Edmund Curtis

Louis Proyect lnp3 at SPAMpanix.com
Tue Apr 24 11:22:04 MDT 2001


Last night PBS aired a fascinating documentary on the photographer Edmund
Curtis who spent over thirty years documenting the American Indian:

http://www.pbs.org/wnet/americanmasters/

Starting in 1906, when he first came across Squamish Indians digging clams
in his native Puget Sound, Curtis made a systematic effort to record first
through the camera, and then with phonograph recordings, Indians in their
"native" context. This meant that the subjects would dress in traditional
buckskins, etc. and would be shown erecting tipis, etc.

His goal was similar to that of his collaborator George Bird Grinnell, who
collected Blackfoot lodge tales. Both saw traditional Indian ways as dying
out *by necessity* and thought that their work would help to keep a part of
the extinct past alive, like dioramas in a museum.

Given this world-view, it was no accident that Curtis would go to Theodore
Roosevelt for funding. Roosevelt symbolized the kind of mortuary nostalgia
for the Indian that was popular back then. Gaining fame through his
Apache-killing skills early in his career, he later on became a "friend of
the Indian" whose ghastly image and words are on display in a memorial in
the foyer of the Museum of Natural History.

Roosevelt directed Curtis to financier J. Pierpont Morgan who decided to
fund the project after reviewing some of the photos after being guaranteed
a share of the profits. Curtis's photo collections, eventually consisting
of 20 volumes, were meant to be sold on subscription basis to the
super-rich. A list of the subscribers was practically identical to a Forbes
100 of the time. Of course, these were the same industrialists who were
responsible for driving the Indians into reservations and stealing their
land.

The documentary included footage of Indian children in residential schools
where they were beaten if they spoke their native tongue. Several Blackfoot
Indians who were victims of these schools were interviewed. Their attitude
toward Curtis was consistent with that expressed by other Indians. Although
they were troubled by his tendency to objectify Indians, they were glad
that images of their past were still available. One Pikanii was shown
making a pipe by hand. He said that his determination to return to
traditional ways was partly inspired by Curtis's photos of his ancestors,
which truly are impressive. I own a paperback edition of his work and truly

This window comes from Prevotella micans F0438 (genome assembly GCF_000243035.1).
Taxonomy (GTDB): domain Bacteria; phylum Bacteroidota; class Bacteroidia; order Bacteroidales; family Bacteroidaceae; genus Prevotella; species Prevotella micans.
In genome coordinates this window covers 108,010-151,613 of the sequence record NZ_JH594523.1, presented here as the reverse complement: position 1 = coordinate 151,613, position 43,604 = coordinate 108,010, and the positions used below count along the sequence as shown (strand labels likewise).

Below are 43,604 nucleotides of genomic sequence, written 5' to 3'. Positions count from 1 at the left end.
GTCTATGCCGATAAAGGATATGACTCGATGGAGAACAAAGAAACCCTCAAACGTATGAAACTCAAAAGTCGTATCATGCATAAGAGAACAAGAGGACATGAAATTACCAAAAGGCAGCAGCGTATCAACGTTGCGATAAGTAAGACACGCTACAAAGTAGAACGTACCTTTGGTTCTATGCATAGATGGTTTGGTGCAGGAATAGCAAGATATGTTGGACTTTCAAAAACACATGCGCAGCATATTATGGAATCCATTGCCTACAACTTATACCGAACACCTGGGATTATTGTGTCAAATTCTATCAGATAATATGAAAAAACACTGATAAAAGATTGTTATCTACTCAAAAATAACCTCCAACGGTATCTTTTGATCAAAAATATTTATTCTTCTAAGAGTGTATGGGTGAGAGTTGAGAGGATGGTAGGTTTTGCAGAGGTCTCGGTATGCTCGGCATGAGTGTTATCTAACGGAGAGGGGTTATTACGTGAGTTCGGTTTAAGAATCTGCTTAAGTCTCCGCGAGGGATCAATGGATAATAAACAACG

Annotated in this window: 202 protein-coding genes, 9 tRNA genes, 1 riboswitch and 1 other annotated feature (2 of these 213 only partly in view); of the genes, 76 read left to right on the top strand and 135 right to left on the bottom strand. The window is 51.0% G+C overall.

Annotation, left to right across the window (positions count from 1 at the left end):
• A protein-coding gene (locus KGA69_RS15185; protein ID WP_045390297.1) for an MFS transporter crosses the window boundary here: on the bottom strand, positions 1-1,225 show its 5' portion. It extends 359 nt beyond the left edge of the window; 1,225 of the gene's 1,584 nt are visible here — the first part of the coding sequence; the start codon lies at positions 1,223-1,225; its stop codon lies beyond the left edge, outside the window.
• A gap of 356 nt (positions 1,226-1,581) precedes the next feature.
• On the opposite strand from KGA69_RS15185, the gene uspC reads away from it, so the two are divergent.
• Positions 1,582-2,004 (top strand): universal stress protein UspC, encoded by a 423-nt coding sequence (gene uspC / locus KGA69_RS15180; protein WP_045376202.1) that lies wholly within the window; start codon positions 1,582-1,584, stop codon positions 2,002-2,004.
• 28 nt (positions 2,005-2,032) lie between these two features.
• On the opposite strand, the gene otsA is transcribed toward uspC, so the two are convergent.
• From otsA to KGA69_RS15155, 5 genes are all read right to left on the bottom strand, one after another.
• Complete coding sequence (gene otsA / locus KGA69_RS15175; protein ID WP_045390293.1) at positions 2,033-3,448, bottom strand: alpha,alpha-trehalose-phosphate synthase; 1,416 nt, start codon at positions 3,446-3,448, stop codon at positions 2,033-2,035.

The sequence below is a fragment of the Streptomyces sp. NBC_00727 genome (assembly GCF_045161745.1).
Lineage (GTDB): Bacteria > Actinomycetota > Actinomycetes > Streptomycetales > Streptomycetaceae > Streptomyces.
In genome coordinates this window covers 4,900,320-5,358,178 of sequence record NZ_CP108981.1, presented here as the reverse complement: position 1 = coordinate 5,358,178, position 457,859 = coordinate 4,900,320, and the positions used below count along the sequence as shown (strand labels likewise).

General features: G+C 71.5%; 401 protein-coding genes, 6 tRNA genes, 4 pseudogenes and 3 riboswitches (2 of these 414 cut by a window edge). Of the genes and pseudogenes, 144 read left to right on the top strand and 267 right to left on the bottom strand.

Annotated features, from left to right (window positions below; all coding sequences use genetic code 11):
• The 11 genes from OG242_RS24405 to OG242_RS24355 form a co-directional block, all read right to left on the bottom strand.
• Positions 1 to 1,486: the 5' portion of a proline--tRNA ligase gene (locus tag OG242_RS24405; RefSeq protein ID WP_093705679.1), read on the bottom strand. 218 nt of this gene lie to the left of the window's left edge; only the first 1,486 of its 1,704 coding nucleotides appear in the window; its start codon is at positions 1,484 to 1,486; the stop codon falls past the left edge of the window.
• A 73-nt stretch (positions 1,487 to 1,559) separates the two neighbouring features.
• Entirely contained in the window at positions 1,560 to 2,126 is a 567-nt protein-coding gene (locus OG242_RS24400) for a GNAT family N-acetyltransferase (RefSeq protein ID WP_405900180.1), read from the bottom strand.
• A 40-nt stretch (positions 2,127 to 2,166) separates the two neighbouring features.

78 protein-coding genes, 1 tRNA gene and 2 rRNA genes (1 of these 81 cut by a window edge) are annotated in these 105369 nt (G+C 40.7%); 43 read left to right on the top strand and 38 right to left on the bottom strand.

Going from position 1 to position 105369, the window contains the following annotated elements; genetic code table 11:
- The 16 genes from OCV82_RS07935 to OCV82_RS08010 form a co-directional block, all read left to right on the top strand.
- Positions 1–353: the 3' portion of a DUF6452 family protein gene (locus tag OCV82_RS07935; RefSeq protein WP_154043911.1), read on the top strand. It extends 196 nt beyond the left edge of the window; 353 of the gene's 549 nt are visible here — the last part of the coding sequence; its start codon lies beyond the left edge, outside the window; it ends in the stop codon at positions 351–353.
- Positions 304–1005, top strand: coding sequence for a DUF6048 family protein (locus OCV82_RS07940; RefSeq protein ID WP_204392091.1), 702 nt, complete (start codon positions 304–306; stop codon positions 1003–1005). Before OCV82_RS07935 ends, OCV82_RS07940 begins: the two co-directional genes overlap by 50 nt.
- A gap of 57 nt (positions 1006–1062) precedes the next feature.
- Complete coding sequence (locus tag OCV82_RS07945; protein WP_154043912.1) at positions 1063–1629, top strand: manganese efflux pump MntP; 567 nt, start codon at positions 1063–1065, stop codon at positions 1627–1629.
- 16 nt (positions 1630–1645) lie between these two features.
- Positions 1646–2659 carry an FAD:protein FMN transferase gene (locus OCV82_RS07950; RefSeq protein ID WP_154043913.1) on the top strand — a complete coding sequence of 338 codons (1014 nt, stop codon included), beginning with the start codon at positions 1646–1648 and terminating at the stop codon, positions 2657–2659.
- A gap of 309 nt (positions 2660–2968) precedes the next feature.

enjoy looking at his work, no matter the circumstances in which they were
created.

The only Indian interviewed who would have nothing to do with Curtis's
project was an unnamed Hopi who said that the photos were a travesty. His
only wish is that his ancestors had thrown Curtis off a cliff the way that
they had done to the Spanish in the 1680s.

Curtis's main artistic influence was Alfred Steiglitz who sought to
establish photography as an art. This meant competing with painting on its
own terms, although from what appears to be a generation earlier. The
Steiglitz-Curtis style is reminiscent of mid-19th century painting rather
than the modernism of the WWI era when both photographers were active.
These photos are highly melodramatic, with subjects captured in silhouette
before a setting sun, etc. This lends itself to the kind of
museum-mentality nostalgia that permeated Curtis's work.

Curtis, like many western intellectuals including the Columbia University
shaman-professor Michael Taussig, was alienated from his own culture but
lacked the analytical tools to understand how to change it. This led him to
romanticize Indians. He kept pressing the Hopi to initiate him into their
snake dance rituals, but they resisted him for years. Finally, when they
relented, they refused to allow him to film the more sacred moments.

True Indian culture is constantly being re-invented. If anybody gets a
chance to come to NYC, I urge you to visit the Museum of the American
Indian which is located near the bottom tip of Manhattan. It is curated by
Indians who fully understand how to represent themselves without obligating
the curious "other". Most Indian art today is a creative mix of traditional
and modern and includes sharp satirical views of white ruling society. If
in the future we see a full emancipation of American society, we can
certainly expect Indian values and beliefs to re-emerge. At the very least,
despite its dubious origins, Edmund Curtis's photographs might serve some
useful purpose in re-establishing a link to the past.

Louis Proyect
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